I don't think you can compare it to real estate standards because real estate, the REIT industry does NOI on a building-by-building basis. You've got to remember the nature of our business is, that we store our customers records and information, they don't care, which building it is. So, it's not a building-by-building basis, I think about for an office building or warehouse. So, that's why it's organic growth and not sort of the same-store growth.

Nate Crossett -- Berenberg Capital Markets, LLC -- Analyst

Okay. And then just one last question on the noble [Phonetic] lease, I'd be curious to get a little more color on how you won that deal because some of the other guys have been saying that Northern Virginia is very competitive and, there is pricing pressures and so I just be curious on how you won that?

William Meaney -- President and Chief Executive Officer

Yeah, I think, yeah, look, we continue to see our down selects ahead of where we have capacity deployed. And I think it's partly because of the brand and I mentioned the cross-selling and the fact that we, in the last two quarters have been consistent about getting 40% of our lead generation from the other side, the traditional side of the business. And our focus on those customers that are heavily regulated to have very high requirements, which is mainly financial services, government and healthcare.

I mean, not that all our customers are in those categories, but that's kind of our focus. So, we continue, we look at Northern Virginia, I totally take your point, there is a lot of capacity in Northern Virginia. It is the largest data center market globally. So, just also a lot of absorption. But that focus, I think it's allowed us to build a pretty good pipeline. So, we feel really good about the pipeline, we have for Northern Virginia right now.

Nate Crossett -- Berenberg Capital Markets, LLC -- Analyst

Okay. Thanks guys.

Operator

The next question is from Eric Luebchow of Wells Fargo. Please go ahead.

Eric Luebchow -- Wells Fargo -- Analyst

Hi, thanks for taking the question. I just wanted to follow-up on the Northern Virginia lease. I know we've heard from some of your competitors that pricing and returns have been kind of compressed there. So, I'm just curious if for some of these larger scale leases, if you're underwriting kind of a lower return, but a longer contract duration, or how you kind of look at that balance, particularly as you sign these larger scale leases in data centers?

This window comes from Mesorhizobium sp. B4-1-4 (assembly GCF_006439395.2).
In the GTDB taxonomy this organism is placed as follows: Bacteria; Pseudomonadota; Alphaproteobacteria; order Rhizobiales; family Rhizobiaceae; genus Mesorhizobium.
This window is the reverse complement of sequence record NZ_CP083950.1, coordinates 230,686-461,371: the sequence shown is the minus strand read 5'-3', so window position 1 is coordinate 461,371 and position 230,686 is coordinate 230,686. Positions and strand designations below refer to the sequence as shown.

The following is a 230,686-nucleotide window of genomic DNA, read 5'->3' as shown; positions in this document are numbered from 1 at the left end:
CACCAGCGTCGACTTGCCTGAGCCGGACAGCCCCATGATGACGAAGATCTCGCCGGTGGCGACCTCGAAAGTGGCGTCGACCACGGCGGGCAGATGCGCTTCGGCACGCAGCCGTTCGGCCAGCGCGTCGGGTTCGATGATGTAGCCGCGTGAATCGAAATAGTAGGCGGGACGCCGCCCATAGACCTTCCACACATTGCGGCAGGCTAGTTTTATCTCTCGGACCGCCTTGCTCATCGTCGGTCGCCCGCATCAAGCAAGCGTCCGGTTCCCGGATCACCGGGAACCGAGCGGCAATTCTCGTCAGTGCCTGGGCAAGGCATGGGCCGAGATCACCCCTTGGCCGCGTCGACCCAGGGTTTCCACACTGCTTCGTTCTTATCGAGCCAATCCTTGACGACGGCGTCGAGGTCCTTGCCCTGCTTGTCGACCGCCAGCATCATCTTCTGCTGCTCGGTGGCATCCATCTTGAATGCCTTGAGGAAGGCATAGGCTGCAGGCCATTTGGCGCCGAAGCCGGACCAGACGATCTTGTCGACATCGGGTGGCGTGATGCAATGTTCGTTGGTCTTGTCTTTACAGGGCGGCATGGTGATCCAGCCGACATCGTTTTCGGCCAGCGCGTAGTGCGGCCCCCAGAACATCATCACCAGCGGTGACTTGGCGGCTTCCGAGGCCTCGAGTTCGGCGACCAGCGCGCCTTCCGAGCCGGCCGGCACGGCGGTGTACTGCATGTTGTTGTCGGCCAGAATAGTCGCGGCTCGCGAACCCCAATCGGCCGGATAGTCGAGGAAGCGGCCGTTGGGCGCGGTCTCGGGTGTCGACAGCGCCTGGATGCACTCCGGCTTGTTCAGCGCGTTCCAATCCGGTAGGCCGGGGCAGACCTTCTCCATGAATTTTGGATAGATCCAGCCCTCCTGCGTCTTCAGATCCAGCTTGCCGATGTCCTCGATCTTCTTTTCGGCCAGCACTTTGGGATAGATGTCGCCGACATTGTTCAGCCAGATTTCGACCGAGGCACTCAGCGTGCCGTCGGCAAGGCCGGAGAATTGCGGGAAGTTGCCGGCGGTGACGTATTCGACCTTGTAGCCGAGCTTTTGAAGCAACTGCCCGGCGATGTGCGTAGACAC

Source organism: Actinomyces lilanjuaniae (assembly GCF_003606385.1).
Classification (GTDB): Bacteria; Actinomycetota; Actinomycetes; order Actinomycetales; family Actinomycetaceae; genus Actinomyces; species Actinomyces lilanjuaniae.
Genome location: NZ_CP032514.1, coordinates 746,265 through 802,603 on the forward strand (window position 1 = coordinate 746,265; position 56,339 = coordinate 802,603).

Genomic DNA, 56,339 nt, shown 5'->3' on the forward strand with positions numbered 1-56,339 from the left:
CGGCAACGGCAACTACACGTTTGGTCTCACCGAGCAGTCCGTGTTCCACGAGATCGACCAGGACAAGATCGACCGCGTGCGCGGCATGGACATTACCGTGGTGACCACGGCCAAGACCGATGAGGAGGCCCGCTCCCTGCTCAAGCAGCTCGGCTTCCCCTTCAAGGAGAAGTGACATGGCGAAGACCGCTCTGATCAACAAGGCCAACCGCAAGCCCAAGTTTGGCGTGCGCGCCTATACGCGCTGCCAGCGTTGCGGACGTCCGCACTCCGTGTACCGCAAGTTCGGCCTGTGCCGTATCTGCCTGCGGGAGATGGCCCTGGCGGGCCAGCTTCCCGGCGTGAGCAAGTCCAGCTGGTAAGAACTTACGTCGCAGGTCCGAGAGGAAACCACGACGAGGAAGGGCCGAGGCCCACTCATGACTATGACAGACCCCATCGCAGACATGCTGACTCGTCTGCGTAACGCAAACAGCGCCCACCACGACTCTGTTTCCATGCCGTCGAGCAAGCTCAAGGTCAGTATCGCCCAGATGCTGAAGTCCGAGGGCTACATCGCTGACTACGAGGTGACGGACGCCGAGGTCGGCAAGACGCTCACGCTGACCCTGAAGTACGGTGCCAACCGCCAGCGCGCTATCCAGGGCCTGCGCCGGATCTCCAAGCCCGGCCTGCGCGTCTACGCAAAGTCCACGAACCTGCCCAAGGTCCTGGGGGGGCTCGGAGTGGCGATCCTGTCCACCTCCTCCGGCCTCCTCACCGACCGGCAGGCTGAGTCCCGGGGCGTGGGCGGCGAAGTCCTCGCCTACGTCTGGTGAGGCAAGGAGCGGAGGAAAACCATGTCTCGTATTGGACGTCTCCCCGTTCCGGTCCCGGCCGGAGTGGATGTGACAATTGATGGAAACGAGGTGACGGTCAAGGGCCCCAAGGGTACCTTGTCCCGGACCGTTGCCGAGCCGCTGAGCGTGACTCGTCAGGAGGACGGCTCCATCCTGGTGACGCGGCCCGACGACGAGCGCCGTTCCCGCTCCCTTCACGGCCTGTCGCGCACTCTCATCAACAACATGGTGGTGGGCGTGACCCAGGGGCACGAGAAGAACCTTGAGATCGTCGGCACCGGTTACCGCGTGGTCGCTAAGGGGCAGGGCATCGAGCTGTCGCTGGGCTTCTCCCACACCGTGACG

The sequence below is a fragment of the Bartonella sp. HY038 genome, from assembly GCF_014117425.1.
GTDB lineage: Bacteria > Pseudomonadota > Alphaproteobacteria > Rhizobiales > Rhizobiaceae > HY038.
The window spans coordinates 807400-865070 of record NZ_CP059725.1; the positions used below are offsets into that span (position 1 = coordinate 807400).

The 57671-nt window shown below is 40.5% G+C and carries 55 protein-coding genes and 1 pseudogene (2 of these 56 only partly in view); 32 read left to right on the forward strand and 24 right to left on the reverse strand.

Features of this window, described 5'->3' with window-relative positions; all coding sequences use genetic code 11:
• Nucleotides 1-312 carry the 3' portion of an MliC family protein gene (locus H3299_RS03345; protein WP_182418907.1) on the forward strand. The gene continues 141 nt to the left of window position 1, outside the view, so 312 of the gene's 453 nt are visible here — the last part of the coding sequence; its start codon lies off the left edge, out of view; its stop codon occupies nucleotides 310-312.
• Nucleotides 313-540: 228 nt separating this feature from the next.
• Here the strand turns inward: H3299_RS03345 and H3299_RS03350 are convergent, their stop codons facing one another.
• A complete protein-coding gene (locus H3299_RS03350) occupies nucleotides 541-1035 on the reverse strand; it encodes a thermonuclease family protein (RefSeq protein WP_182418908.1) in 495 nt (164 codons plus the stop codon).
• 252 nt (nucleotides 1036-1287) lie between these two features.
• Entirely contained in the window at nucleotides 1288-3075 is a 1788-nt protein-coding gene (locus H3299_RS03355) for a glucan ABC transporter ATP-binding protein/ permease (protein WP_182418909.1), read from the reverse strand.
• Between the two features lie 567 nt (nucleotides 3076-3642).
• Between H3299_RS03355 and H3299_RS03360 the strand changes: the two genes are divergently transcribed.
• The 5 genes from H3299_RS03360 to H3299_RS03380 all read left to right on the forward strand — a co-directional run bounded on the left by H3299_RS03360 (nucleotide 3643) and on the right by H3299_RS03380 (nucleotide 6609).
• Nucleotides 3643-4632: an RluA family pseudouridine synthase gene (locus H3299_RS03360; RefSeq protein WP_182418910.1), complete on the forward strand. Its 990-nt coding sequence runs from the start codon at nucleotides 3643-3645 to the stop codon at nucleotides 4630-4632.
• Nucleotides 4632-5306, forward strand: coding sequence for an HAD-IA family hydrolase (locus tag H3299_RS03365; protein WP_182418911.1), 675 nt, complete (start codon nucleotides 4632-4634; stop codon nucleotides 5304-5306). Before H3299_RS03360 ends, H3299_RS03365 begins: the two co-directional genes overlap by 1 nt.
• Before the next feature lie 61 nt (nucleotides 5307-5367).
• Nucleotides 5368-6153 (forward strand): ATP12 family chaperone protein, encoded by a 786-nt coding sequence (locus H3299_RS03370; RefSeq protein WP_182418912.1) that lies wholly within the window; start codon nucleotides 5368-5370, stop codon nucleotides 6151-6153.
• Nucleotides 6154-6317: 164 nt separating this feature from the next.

William Meaney -- President and Chief Executive Officer

It's a good question, Eric. So, let me answer the question in two different ways. So, we actually had quite a bit of leasing activity in Northern Virginia in Q2 and that we see those the kind of normal rates, when I'm talking about the retail -- where I'd call retail contracts or leases. On the specific 6 megawatts that is a hyperscale lease. So, we are seeing kind of the 8% to 9% cash on cash returns, which is where we've built our business model.

So, that will when you start seeing that come through, you'll see that at a lower rate, but it's in -- but we think it's very consistent, not just with Northern Virginia, globally we expect those kinds of cash on cash returns, when we sign up hyperscale customer. You're obviously getting bigger deployment, so when you actually look at the overall returns and the returns on the campus, as we said, I think previously on calls, as we think that to maximize or optimize return on a campus the size of Northern Virginia. We expect to have somewhere between 40% and 50% of the leases in those kind of 8% to 9% cash and cash returns, when the site is fully built out and it's consistent -- consistent with that. But I would say, the pricing on that 6 megawatts is less to do with Northern Virginia, just to do with the returns have better in the market for those types of customers.

Eric Luebchow -- Wells Fargo -- Analyst

Okay, thanks. That's helpful. And then just one more for me. Given that you took data center development CapEx up $50 million. Curious how that impacts your leverage outlook for this year and into next year versus previously? And then could you talk about potentially your ability to recycle more of your industrial real estate portfolio above the $100 million that -- $100 million plus you have in your guidance?

Stuart Brown -- Chief Financial Officer, Executive Vice President

Yeah. Thanks, Eric. Yeah, as we said over the last couple of quarters, we see ourselves landing lease-adjusted leverage around 5.5 times at the end of the year. If you look at sort of how it's going to come down from where it was at the end of Q2. Right we benefit really from three things. First of all, increasing EBITDA year-over-year, right, the leverage is calculated on a trailing 12-month basis.

Second, the capital recycling under way. We've got a sale leaseback portfolio in the market now of industrial properties and a second property, we're about to start marketing. So, we feel very confident in the $100 million plus that was built into our guidance currently. We could do more. There is a lot of demand out there for industrial real estate. We're trying to be prudent in sort of putting the portfolio the right way.